AMHS Southern Gateway Shuttle Ferry Needs to be Operating in 2008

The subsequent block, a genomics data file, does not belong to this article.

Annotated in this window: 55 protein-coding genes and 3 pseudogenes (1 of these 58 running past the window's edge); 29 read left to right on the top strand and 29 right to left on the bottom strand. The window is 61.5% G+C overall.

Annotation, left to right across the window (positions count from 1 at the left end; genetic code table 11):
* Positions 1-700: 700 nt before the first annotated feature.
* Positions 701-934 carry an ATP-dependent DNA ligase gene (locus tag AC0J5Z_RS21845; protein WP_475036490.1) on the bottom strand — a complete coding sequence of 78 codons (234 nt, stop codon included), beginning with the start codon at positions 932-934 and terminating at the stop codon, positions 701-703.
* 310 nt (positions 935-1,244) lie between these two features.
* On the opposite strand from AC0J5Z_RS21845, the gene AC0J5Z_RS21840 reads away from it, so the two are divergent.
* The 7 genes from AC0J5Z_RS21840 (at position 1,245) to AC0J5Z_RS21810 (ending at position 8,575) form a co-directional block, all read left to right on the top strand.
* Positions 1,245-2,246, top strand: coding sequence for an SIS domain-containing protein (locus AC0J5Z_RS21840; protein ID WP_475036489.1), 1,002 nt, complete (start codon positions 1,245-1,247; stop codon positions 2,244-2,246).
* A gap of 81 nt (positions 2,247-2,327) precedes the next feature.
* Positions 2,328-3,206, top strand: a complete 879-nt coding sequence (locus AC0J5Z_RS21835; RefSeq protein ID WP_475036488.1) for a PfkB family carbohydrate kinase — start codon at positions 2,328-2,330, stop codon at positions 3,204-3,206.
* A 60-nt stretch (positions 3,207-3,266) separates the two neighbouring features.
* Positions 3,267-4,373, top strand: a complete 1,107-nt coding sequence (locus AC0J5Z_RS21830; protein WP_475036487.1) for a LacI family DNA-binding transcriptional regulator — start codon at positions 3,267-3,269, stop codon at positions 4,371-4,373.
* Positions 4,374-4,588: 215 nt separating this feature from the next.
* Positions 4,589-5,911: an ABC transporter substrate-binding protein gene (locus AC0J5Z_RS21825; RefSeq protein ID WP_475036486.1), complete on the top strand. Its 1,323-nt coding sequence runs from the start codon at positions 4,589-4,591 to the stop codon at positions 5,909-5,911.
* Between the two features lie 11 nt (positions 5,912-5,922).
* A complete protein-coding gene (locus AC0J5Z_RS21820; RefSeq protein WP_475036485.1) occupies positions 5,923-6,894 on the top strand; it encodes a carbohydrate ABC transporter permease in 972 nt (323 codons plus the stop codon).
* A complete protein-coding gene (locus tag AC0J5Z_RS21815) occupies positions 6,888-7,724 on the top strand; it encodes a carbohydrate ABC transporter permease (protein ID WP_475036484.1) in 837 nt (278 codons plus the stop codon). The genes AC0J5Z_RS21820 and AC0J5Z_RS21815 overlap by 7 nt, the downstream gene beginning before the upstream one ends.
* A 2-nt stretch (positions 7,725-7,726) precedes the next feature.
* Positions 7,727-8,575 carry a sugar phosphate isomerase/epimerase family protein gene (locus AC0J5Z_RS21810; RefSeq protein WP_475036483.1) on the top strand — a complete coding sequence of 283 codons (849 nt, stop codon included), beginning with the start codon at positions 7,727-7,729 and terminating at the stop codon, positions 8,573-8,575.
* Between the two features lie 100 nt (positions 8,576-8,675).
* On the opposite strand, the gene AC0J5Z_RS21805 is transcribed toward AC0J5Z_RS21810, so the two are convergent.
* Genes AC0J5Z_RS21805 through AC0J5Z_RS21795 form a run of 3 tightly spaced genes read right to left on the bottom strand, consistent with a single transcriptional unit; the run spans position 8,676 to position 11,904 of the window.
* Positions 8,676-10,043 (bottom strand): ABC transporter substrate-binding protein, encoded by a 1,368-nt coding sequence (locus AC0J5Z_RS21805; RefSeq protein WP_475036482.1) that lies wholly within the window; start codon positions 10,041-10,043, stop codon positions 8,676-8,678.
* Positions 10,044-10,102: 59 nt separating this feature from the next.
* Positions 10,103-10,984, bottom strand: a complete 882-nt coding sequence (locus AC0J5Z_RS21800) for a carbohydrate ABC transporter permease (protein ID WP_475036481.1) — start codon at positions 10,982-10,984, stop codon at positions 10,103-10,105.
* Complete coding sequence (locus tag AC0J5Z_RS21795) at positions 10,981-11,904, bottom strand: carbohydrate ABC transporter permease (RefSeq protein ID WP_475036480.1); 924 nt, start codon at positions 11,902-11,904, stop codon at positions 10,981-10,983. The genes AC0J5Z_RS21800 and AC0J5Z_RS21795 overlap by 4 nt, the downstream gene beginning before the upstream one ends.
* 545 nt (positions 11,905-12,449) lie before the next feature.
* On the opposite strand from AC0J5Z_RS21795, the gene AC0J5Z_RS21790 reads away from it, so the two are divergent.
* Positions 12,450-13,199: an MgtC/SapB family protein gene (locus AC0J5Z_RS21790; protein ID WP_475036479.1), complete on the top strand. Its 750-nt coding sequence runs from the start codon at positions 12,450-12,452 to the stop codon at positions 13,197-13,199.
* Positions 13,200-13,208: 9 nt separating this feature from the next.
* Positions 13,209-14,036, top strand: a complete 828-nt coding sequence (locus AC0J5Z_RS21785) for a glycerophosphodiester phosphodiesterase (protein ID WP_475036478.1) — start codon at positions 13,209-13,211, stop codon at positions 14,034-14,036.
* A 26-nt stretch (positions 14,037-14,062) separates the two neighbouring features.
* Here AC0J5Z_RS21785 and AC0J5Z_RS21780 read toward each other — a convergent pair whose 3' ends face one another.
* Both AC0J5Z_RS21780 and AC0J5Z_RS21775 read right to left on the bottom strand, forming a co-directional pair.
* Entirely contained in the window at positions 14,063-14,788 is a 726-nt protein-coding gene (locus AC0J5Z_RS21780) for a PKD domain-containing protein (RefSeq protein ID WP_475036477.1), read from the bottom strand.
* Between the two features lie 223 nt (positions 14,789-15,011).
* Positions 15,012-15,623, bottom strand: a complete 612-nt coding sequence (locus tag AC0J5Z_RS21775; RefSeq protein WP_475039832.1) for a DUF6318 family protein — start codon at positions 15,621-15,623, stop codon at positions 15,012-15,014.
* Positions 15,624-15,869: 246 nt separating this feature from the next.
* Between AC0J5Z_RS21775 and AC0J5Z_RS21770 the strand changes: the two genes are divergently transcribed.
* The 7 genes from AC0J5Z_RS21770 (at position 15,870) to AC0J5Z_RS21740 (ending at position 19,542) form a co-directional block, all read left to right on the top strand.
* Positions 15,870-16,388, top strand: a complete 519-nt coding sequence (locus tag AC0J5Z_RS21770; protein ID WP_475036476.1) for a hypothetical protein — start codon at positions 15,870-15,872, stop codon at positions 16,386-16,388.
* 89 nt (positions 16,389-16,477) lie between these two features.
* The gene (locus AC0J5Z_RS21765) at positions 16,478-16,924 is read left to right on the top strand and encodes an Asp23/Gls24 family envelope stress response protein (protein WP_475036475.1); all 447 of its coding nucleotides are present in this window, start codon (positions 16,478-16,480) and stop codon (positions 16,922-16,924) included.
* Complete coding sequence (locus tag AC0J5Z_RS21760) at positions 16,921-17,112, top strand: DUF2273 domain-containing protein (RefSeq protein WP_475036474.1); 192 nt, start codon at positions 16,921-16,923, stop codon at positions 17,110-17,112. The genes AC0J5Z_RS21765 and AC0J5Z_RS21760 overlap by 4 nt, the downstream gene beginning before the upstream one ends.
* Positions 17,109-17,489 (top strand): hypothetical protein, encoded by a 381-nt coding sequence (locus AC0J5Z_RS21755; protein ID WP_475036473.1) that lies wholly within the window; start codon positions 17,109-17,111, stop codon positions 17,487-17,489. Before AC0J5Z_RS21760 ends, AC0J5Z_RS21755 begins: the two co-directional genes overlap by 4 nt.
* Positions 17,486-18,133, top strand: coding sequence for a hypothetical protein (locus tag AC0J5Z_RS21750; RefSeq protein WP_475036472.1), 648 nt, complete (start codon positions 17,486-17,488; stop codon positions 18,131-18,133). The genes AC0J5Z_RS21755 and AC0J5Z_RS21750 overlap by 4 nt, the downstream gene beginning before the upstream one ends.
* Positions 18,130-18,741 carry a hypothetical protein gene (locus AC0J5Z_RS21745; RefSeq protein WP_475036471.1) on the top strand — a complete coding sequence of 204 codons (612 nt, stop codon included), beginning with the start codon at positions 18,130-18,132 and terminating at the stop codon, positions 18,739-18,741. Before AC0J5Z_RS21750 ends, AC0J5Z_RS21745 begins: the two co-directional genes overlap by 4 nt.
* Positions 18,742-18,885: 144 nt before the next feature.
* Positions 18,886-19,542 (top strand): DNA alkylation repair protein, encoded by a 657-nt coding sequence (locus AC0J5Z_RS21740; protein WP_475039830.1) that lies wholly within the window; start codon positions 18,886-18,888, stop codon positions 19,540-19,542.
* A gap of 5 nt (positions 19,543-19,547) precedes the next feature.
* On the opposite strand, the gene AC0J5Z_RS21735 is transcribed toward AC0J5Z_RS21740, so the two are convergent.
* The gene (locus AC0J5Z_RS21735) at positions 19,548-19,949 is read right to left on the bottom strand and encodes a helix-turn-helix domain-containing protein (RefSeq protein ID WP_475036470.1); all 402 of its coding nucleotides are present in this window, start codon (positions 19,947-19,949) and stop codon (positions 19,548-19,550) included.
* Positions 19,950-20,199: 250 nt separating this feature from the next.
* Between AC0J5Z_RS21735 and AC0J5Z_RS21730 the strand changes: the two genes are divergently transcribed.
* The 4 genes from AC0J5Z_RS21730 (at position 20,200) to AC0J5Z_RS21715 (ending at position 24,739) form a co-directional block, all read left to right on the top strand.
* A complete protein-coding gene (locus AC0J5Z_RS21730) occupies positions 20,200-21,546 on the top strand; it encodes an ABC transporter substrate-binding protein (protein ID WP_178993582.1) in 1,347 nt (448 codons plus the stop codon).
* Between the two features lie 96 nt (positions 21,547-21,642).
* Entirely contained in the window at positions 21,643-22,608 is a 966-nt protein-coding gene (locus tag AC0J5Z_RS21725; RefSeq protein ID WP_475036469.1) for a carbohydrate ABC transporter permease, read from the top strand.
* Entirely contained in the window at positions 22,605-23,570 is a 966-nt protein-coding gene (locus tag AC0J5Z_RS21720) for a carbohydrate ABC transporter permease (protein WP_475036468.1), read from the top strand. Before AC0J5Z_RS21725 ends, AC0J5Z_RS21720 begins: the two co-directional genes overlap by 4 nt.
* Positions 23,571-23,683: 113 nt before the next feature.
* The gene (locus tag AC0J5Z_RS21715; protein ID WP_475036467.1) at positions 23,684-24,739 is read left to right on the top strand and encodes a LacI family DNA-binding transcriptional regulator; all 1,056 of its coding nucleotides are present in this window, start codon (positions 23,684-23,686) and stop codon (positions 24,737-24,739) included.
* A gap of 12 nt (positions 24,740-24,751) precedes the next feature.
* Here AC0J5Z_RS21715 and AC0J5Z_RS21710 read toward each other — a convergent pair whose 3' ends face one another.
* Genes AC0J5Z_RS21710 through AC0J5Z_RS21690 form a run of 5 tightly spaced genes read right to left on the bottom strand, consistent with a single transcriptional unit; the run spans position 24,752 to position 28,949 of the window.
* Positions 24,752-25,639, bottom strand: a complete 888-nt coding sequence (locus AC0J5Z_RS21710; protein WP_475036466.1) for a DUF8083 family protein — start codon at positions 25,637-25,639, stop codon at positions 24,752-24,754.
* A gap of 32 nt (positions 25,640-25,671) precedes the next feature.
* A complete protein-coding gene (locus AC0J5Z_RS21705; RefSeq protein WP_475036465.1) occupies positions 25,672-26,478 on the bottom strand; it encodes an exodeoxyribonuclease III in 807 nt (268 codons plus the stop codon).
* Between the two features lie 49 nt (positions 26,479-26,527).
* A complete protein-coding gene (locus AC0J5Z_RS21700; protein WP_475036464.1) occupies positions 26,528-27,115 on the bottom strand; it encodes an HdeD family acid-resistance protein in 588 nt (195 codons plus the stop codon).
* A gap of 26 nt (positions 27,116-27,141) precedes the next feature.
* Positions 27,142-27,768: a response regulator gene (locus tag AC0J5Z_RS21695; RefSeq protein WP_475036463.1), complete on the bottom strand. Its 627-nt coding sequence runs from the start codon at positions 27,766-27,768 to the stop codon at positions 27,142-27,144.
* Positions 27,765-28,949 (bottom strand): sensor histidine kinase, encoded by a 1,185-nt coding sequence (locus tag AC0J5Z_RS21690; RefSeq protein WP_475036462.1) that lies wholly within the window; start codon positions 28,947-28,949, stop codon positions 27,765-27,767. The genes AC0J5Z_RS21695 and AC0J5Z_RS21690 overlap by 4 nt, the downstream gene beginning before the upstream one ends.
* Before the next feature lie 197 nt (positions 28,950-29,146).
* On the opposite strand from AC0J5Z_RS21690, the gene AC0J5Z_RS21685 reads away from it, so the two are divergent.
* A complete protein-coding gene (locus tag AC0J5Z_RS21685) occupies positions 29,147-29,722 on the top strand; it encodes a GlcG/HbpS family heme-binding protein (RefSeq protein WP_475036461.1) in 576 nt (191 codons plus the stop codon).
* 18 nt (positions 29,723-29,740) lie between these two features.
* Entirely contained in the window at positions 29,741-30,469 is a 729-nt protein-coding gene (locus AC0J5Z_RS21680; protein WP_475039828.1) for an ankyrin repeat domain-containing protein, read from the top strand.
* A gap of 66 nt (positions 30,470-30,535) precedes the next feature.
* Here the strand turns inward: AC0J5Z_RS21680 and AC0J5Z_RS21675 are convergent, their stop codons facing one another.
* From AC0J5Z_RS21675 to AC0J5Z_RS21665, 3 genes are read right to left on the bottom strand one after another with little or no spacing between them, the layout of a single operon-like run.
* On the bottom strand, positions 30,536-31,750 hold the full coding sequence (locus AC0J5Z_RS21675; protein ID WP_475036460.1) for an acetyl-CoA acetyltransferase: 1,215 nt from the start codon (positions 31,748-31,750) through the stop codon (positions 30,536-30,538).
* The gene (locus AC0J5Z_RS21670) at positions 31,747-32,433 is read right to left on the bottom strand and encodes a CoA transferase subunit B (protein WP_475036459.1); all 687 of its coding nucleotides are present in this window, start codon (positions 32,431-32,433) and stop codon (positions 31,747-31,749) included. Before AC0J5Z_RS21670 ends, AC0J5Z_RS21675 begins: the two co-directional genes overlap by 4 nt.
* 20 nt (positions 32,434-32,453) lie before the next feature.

By Mike RoundMarch 25, 2007 Sunday AMhttp://www.sitnews.us/0307Viewpoints/032507_mike_round.html